Six Republicans Help Advance Unemployment Benefits in Senate

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Updated at 10:25, 11:11, 111:20 am and 1:45 pm EST

Five votes.

That’s what the Democrats in the Senate said they needed from Republicans this morning for a delayed vote on the extension of unemployment benefits for more than 1 million of the long-term unemployed Americans.

Senate Majority Leader Harry Reid said this morning they wouldn’t get it.

They got it, plus one.

The motion to advance the measure, which required 60 votes, passed by 60-37.

Republicans Dean Heller of Nevada, Susan Collins of Maine, Kelly Ayotte of New Hampshire, Rob Portman of Ohio, Dan Coats of Indiana and Lisa Murkowski of Alaska voted with the Democrats to advance the bill to debate and a final vote.

“We can’t get the Republicans to join us,” Reid, a Nevada Democrat, had lamented before the vote,  imploring at least a few Republicans to support the bill. “I am troubled that most of Senator Heller’s Republican colleagues… callously turn their backs…. I am just sad. I hope we can get them to move over and help these people.”

“There are lots of people who are in desperate shape,” Reid said of the unemployment benefit lapse. “It’s not good for the country.”

Senate Minority Leader Mitch McConnell of Kentucky said more Republicans could support the unemployment benefits “if we could find a way to extend them without actually adding to the national debt.”

Collins said her colleagues would continue seeking a way to pay for the legislation, which is unlikely to clear the House in its current form.

“I understand how important unemployment insurance is to those who lost their jobs through no fault of their own and are searching for work but are unable to find it,” Collins said in a statement issued after the vote. “Today’s vote to proceed provides us time to debate the bill and to find the funds that could pay for the extension of benefits.”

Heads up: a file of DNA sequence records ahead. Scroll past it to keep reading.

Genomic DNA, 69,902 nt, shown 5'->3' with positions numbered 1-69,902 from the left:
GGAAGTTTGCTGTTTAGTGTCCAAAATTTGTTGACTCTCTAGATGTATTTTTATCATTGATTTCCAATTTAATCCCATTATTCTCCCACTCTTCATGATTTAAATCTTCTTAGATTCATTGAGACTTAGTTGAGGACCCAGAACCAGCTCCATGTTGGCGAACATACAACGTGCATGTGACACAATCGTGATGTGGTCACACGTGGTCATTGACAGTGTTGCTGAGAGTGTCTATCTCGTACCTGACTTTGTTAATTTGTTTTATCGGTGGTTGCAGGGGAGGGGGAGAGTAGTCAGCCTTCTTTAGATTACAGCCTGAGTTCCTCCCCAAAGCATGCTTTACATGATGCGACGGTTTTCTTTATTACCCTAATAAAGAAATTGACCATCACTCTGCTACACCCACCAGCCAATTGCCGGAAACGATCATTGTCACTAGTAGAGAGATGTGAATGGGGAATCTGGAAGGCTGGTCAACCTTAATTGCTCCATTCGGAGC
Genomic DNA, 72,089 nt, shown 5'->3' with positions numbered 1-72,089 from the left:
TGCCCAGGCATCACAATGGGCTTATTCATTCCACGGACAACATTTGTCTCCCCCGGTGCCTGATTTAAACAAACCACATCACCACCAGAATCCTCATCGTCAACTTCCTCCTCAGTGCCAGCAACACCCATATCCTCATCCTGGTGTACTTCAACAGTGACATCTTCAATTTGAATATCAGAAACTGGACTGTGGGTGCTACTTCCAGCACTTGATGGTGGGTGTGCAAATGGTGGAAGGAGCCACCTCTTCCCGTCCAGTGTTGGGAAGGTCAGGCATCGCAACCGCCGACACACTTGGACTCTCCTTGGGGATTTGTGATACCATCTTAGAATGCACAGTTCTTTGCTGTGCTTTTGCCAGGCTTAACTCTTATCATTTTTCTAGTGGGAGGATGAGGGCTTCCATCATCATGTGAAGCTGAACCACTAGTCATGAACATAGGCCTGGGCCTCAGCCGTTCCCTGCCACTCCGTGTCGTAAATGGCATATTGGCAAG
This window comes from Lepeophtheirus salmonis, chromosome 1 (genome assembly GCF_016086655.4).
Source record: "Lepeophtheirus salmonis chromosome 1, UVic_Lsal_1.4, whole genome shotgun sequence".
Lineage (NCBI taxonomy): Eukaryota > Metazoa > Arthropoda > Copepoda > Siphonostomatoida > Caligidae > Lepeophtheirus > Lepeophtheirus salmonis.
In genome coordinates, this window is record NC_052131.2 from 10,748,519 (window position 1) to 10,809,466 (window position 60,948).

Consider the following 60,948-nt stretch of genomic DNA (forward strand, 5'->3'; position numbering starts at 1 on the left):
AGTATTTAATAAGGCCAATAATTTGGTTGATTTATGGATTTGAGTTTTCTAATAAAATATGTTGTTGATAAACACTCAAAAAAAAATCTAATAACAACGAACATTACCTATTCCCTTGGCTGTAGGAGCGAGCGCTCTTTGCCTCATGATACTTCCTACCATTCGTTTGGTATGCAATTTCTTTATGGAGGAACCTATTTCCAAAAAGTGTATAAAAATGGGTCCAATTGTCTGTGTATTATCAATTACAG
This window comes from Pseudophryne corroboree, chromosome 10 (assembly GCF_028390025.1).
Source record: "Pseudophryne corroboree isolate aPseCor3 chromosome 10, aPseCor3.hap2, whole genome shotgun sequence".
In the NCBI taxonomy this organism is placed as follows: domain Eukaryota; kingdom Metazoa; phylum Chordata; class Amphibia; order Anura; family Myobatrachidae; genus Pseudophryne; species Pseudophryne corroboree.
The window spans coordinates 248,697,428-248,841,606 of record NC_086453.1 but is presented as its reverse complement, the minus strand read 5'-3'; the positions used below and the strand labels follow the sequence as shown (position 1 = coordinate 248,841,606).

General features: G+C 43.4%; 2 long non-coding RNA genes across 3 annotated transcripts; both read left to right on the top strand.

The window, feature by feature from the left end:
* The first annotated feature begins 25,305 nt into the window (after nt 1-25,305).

The frigid weather that prevented one quarter of the Senate from showing up at last night’s vote to confirm Janet Yellen as Federal Reserve chairman prompted a delay in the unemployment vote — at the request of Republicans who want to block it.

Even with passage in the Senate, however, prospects remain dim in the House, where Republican leaders oppose the extension.

Democrats are making the case that this is a matter of shoring up an economic recovery that’s been a struggle since 2008. Sen. Sherrod Brown of Ohio likened it to Henry Ford’s commitment to pay his workers $5 a day because he knew it would be good for the economy — his own workers would be able to buy his Model Ts. Brown said so on MSNBC’s “Morning Joe” today, where he said all he needed was five added Republicans voting for the benefits.

After the surprise Senate vote, President Barack Obama held a pre-planned event at the White House to make the case for the extension of the benefits and keep pressure on Senate and House alike.

“You know, a few weeks ago, I said that 2014 could be a breakthrough year for America,” Obama said. “Think about it. Five years ago this month, our economy was shedding 800,000 jobs, just in one month. But as Americans buckled down and worked hard and sacrificed, we began to come back.”

The president said: “The economy is growing, and we’ve got to do more to make sure that all Americans share that growth. We’ve got to help our businesses create more jobs. We’ve got to make sure that all Americans share in that growth. We’ve got to help our businesses create more jobs. We’ve got to make sure those jobs offer the wages and benefits that let families rebuild a little security.”

“In other words, we’ve got to make sure that this recovery leaves nobody behind. And we’ve got a lot of work to do on that front.”

He said: “For the Americans… who were laid off in the recession, through no fault of their own, unemployment insurance has been a vital economic lifeline. For a lot of people, it’s the only source of income they’ve got to support their families while they look for a new job. These aren’t folks who are just sitting back, waiting for things to happen. They’re out there actively looking for work. They desperately want work.”

The president quoted one of the women who joined him at the White House appearance today as saying: “I challenge any lawmaker to live without an income.”

 

 

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